Two years ago, Nichola Sharpe was in a hotel lobby in Hawaii in her pyjamas at 5am, about to be interviewed by conference call for a head of PR role at one of the UK's most famous online success stories.
She must have impressed bosses at lastminute.com, because not only did she get the job, but she was also recently promoted to the newly created role of director of external comms and brand across Europe.
This week, she is rolling out the brand's first ever pan-European campaign. The campaign's strap line, 'Stories Start Here', is aimed at inspiring people in all of the brand's European markets to make the most of their free time, an outlook Sharpe has certainly adopted in her own life.
As former colleague Victoria Biggs, who worked with Sharpe at both Freud Communications and eBay, and is now consumer MD at MSL, notes: 'She is the last to leave a party and the first to arrive, fresh faced, in the office the next day.'
Dressed in a stripy frock, Sharpe, 35, smiles and admits to a slight unease at the thought of being the story. She has moved through the agency ranks quickly, including two years managing the corporate and crisis division at Freuds, and seems far more at ease working out of the spotlight.
She reflects on how her own lastminute.com story started back in Hawaii. 'It felt quite appropriate applying for a travel brand while I was on holiday,' she jokes.
At the time, she was preparing to return to London after a two-year period in California, where she had worked as senior PR manager for another internet phenomenon, eBay. Based at eBay's Silicon Valley HQ, Sharpe worked as corporate media spokesperson and led the brand's crisis management.
Biggs, who gave Sharpe the eBay job, says: 'She's committed and thorough in her approach. I absolutely trusted her to deliver on the projects that she was tasked with.'
Lastminute.com is one of the few survivors of the original dotcom boom and subsequent spectacular bust.
In March 2000, two years after its initial launch, co-founder Brent Hoberman floated the site on the London Stock Exchange. The flotation marked the peak of the dotcom bubble and after its share price jumped 40 per cent the day it floated, the site lost nearly half of its value within three weeks.
But the brand outlasted many of its contemporaries and grew into a worldwide business employing more than 1,980 staff.
In May 2005, it was purchased by US firm Travelocity, part of the Sabre family of travel companies, for £577m.
'Like eBay, one of the things that attracted me to lastminute.com was that it was an iconic online brand that had survived the dotcom period, and it was British,' says Sharpe.
She continues: 'At eBay I did a lot of crisis management and protecting the brand. I think with lastminute.com, people know who we are and trust the brand already; it's more a matter of reminding them of the things they can buy from us.'
Nevertheless, lastminute.com is not immune from potential crisis and since Sharpe joined the company in 2009, she has been put on the PR offensive by ash clouds, airline strikes and even Michael Jackson.
'We had sold thousands of tickets across Europe for Jackson's planned shows at the O2,' she explains. 'When his death was announced, we had to keep our customers informed of the developments.'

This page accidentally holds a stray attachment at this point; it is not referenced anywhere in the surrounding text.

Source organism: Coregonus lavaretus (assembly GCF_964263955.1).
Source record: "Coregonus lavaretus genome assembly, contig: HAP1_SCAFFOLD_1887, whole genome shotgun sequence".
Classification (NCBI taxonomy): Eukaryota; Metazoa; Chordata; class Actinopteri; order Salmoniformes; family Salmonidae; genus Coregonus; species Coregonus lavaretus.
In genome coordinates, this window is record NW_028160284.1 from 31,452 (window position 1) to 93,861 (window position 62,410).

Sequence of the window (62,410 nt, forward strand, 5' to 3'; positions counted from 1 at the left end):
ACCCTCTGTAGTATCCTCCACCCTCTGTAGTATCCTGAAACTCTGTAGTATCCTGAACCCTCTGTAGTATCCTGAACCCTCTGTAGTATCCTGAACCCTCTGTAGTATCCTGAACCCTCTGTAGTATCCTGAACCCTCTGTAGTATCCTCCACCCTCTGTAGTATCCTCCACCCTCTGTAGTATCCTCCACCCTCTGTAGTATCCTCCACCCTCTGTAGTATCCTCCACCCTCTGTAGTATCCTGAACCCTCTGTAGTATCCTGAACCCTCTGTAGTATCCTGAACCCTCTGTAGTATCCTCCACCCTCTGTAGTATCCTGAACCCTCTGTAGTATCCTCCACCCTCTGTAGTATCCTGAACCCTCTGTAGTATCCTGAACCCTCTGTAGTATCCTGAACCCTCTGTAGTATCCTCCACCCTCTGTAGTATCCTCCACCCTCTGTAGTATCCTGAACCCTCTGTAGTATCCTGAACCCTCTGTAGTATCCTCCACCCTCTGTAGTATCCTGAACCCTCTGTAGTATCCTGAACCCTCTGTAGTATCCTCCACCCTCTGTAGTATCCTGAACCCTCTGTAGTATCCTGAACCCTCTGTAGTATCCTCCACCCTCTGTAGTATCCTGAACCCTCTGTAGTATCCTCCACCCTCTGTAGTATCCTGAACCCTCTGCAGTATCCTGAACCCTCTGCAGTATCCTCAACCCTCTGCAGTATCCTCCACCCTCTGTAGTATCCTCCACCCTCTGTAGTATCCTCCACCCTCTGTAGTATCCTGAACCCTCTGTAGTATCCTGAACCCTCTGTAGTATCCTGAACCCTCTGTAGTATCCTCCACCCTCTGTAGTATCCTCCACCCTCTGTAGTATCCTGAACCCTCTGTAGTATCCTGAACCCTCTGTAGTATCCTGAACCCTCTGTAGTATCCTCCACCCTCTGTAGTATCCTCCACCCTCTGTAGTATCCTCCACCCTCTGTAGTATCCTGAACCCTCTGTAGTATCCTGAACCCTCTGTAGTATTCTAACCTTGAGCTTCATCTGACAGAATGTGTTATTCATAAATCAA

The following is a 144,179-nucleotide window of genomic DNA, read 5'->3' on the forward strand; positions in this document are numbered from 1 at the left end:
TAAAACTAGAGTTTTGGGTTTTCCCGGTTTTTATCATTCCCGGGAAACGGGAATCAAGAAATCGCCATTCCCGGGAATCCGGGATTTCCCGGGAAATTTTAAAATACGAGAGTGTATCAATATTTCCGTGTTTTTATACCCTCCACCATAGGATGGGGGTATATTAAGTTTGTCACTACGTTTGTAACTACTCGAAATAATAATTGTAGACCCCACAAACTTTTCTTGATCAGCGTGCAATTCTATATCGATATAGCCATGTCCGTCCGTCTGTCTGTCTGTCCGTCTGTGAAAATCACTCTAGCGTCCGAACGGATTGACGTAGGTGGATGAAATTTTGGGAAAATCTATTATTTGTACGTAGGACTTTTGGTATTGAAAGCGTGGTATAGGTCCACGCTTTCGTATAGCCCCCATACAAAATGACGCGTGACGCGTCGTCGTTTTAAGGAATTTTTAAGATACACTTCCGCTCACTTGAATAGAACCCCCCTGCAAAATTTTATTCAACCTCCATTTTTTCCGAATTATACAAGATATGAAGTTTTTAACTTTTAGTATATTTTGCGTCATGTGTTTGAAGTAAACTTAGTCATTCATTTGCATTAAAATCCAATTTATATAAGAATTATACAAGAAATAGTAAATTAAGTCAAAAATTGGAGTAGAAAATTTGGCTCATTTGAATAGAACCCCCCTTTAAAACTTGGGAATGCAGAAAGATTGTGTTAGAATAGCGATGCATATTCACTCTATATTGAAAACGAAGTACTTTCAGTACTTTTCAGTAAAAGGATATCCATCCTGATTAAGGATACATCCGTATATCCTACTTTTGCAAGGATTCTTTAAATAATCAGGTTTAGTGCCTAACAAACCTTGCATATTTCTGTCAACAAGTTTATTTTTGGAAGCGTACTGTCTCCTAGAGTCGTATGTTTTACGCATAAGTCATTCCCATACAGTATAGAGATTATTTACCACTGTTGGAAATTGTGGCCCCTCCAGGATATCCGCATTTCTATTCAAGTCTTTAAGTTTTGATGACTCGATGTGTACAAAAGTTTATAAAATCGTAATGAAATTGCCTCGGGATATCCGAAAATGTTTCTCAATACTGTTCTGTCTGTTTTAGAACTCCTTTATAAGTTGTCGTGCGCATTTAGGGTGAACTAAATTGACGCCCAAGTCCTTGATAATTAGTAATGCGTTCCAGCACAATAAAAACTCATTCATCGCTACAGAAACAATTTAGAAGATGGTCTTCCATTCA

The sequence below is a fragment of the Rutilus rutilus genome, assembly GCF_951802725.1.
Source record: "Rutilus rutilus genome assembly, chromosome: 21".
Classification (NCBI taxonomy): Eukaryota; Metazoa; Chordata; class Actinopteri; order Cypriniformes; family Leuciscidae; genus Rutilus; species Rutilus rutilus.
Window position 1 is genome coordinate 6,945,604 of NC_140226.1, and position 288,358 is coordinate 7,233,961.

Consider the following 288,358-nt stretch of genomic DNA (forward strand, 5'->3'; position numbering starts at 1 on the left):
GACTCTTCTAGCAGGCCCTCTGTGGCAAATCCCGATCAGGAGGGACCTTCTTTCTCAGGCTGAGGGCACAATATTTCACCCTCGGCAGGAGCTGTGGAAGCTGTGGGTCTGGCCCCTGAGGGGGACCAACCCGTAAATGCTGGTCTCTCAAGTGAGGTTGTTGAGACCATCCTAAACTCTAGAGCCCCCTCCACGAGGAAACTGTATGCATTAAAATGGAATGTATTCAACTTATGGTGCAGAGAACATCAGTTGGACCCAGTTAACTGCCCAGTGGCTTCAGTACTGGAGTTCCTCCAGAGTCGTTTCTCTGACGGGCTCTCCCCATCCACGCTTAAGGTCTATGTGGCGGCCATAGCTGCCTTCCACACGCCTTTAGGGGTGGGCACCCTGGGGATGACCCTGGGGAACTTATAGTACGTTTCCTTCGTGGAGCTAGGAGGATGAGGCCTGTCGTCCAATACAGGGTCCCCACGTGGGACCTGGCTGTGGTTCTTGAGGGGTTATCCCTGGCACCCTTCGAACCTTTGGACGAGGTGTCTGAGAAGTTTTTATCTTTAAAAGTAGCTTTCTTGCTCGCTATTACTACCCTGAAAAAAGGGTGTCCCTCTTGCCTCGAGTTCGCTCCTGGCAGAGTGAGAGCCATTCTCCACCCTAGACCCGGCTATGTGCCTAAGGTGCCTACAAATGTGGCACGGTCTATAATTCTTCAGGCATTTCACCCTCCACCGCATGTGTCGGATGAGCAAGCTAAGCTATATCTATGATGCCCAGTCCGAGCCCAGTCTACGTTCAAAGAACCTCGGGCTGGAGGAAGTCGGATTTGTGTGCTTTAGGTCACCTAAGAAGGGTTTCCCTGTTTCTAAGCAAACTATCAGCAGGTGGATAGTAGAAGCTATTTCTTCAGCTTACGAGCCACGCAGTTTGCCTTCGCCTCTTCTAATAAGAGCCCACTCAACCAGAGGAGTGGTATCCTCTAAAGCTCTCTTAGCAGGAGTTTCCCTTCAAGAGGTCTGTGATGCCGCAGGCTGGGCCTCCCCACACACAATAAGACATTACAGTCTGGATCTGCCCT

When the brand is affected by potentially calamitous industry events, the firm looks to push its other lifestyle elements, such as spas, restaurants and theatre tickets.
'I've often worked with brands that need protecting, but I think it's possible to protect a brand and still put out positive stories at the same time,' she says.
As much as Sharpe enjoys opening the paper and finding a good piece of coverage, her approach to media relations harks back to the old-school. 'The best crisis management is when you don't see the story,' she explains.
In the new role at lastminute.com, Sharpe is relishing the opportunity to coordinate brand and PR campaigns across Europe and confesses to taking a 'humble approach' to the wider role. 'I'm a PR person going into a wider brand role, it's a big challenge for me and I'm not scared to admit that,' she says.
'She's not afraid to take a risk,' concludes Biggs, perhaps reflecting both Sharpe's career path and her rather unique approach to job interviews.
2011 Director of external comms & brand, lastminute.com, Europe
2009 Head of UK PR, lastminute.com
2007 Senior PR manager, eBay.com, US
2004 Senior PR manager, eBay.co.uk
2002 Senior account director, Freud Communications
2001 Senior account manager, Colette Hill Associates
1999 Account manager, Hill & Knowlton
1999 Account manager, Euro RSCG Ad Agency, Australia
1997 Account executive, Biss Lancaster
NICHOLA SHARPE'S TURNING POINTS
What was your biggest career break?
When I was working in-house for eBay in London, I was given the opportunity to be transferred to America for two years to work in the California office. I didn't have a lot of experience with the American media but it was the best two years of my life.
Have you had a notable mentor?
I have had a few. Victoria Biggs, whom I worked with at Freuds, then again at eBay. Victoria taught me everything I needed to know agency-side, about client management skills and how to pitch and win new business. Also, Shannon Brayton, vice-president, corporate comms at LinkedIn, whom I worked with at eBay. Shannon taught me to take a risk. It's because of her I upped sticks from London and went to California for two years.
What advice would you give someone climbing the career ladder?
Take any opportunity that you're given. Don't be afraid to go outside of your comfort zone. When you are agency side, I think it's important to ask to work on different clients; it's healthy to get a mixture of as many clients and industries as possible.